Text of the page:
The Priscilla & Aquila Centre focuses on benefitting women and their ministries, but it intentionally avoids considering women and the ministries of women in isolation from men and the ministries of men. It is a centre for the encouragement of the ministries of women in partnership with men.
The Priscilla & Aquila Centre aims to
- Encourage: Encourage strengthen, and improve the training of women for ministry at Moore College.
- Encourage partnerships: Encourage and promote a wide range of ministries by women, in genuine “complementary” partnership with the ministries of men.
- Pursue: Encourage and support women to pursue postgraduate theological study at Moore College.
- Nurture community: Encourage and support Christian women to write and publish in the fields of Theology, Biblical Studies, Church History, Ethics, Ministry and Mission; at both a popular and academic level.
- Promote Complementarianism: Encourage, strengthen, and improve the practical expression of Complementarianism at Moore College in order to teach and model biblically faithful patterns of men and women in partnership in ministry.
- Communicate: Communicate the fruits of its work to the church and the world.
The management and governance of the P&A Centre is vested in the Director, in conjunction with the Academic Board of Moore Theological College. The Director of the Priscilla and Aquila Centre is accountable to this board, and reports twice a year on the activities of the centre where advice can easily be given concerning the implications of the centre’s work for the wider college programs.
Why is it called the Priscilla and Aquila Centre?
Aquila and his wife Priscilla (or Prisca) were a remarkable Jewish couple, whose labours for Christ left their mark, not only on the lives of many, but on the New Testament record. They were tent makers living in Rome when they came to faith in Christ Jesus. They were among the first Christian believers in that city. In about ad 49 it is likely that their testimony to Christ contributed to the troubles that arose among the Jews in Rome concerning the message of Christ. The emperor Claudius expelled all Jews from Rome “for constant rioting at the instigation of Chrestus [that is, Christ]” (Suetonius). Priscilla and Aquila were among those expelled (Acts 18:2).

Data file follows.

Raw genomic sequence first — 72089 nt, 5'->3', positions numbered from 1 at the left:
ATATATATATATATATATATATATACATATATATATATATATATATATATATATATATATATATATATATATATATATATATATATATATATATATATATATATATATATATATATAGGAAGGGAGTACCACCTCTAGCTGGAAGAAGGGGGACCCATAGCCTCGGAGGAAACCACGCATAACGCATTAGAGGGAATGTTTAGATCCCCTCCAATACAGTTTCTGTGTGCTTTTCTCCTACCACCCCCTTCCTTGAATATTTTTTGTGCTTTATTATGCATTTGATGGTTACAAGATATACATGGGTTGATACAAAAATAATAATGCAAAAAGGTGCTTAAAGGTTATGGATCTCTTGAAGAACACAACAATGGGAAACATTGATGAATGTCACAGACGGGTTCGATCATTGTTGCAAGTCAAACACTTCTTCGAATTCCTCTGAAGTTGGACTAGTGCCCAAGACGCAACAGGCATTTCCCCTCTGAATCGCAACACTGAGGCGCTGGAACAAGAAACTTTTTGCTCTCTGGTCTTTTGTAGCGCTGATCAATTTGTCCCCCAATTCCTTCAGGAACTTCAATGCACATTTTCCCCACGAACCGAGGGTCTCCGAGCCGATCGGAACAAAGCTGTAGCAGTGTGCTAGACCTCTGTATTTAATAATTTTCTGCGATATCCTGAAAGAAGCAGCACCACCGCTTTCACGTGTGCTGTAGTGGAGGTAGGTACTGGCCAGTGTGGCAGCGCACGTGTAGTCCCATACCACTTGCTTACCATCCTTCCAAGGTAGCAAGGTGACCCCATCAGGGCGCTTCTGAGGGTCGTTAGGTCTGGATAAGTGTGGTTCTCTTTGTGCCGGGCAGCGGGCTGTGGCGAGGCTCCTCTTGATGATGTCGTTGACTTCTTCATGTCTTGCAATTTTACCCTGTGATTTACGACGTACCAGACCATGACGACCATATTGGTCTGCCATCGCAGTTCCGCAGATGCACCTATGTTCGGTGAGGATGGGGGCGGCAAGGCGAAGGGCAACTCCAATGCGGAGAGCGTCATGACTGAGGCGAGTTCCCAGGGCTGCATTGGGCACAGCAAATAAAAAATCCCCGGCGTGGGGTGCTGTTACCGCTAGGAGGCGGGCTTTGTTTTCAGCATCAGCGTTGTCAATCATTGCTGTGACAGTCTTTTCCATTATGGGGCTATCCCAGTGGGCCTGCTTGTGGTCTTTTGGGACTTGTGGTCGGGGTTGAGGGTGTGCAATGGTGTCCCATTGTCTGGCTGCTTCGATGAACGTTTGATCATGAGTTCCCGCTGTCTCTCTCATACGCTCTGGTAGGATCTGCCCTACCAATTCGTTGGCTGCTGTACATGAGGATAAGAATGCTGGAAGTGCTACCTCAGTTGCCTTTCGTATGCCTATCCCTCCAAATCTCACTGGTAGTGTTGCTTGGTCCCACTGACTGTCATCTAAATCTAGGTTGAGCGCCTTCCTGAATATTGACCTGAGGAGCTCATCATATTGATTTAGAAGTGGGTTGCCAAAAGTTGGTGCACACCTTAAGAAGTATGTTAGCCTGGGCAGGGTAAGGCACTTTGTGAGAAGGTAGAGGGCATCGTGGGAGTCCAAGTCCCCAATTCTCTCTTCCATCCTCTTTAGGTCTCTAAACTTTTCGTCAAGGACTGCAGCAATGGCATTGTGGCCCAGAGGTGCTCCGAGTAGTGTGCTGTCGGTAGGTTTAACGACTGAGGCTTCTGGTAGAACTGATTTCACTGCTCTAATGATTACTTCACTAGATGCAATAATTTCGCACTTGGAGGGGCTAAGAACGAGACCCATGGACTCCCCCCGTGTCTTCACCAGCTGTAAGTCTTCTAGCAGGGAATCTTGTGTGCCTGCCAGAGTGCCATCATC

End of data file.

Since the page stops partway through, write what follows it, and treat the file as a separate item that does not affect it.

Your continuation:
In the years that followed they travelled and together became widely known and loved for their gospel work (Rom. 16:4). From Rome they went first to Corinth (Acts 18:2). There Paul met them and they provided him with accommodation, and a place for him to engage in his trade of tent making – a trade in which they shared (Acts 18:3).
After more than a year and a half, when Paul left Corinth to return to Antioch, Priscilla and Aquila travelled with him as far as Ephesus (Acts 18:18, 19). There they settled for some time and believers would meet in their house in Ephesus (1 Cor. 16:19, written from Ephesus). When the eloquent Apollos came to Ephesus teaching about Jesus, Priscilla and Aquila took him aside and “explained to him the way of God more accurately” (Acts 18:27). They had evidently learnt well from Paul, and Apollos’s ministry was powerful as a consequence (Acts 18:28).
Priscilla and Aquila returned to Rome, presumably after Claudius’s death in ad 54. It has been suggested that they may have been sent as Paul’s ‘vanguard’ to prepare support for his visit before he set off for Spain. It is noteworthy that in his magisterial letter to the Romans, in advance of his visit, the first persons to whom Paul sent greetings are Priscilla and Aquila (Rom. 16:3). In Rome they again hosted a church in their home (Rom. 16:5).
Later again they returned to Ephesus and in his last letter before his death (written to Ephesus) Paul mentioned this couple warmly (2 Tim. 4:19). Unlike some, they had not abandoned the faith.
Paul considered Priscilla and Aquila to be his “fellow workers in Christ Jesus” (Rom. 16:3). We do not know the details, but they had risked their lives for him (Rom. 16:4), possibly during the 18 months in Corinth or when he experienced fierce opposition in Ephesus (1 Cor. 15:32; 2 Cor. 1:8, 9). What we do know is, that Paul and “all the churches of the Gentiles” gave thanks to God for Priscilla and Aquila (Rom. 16:4).
Priscilla and Aquila are a wonderful example of faithful service together in the cause of Jesus Christ and their example has broad application to women and men together in ministry, so it is fitting that the Centre is named after them.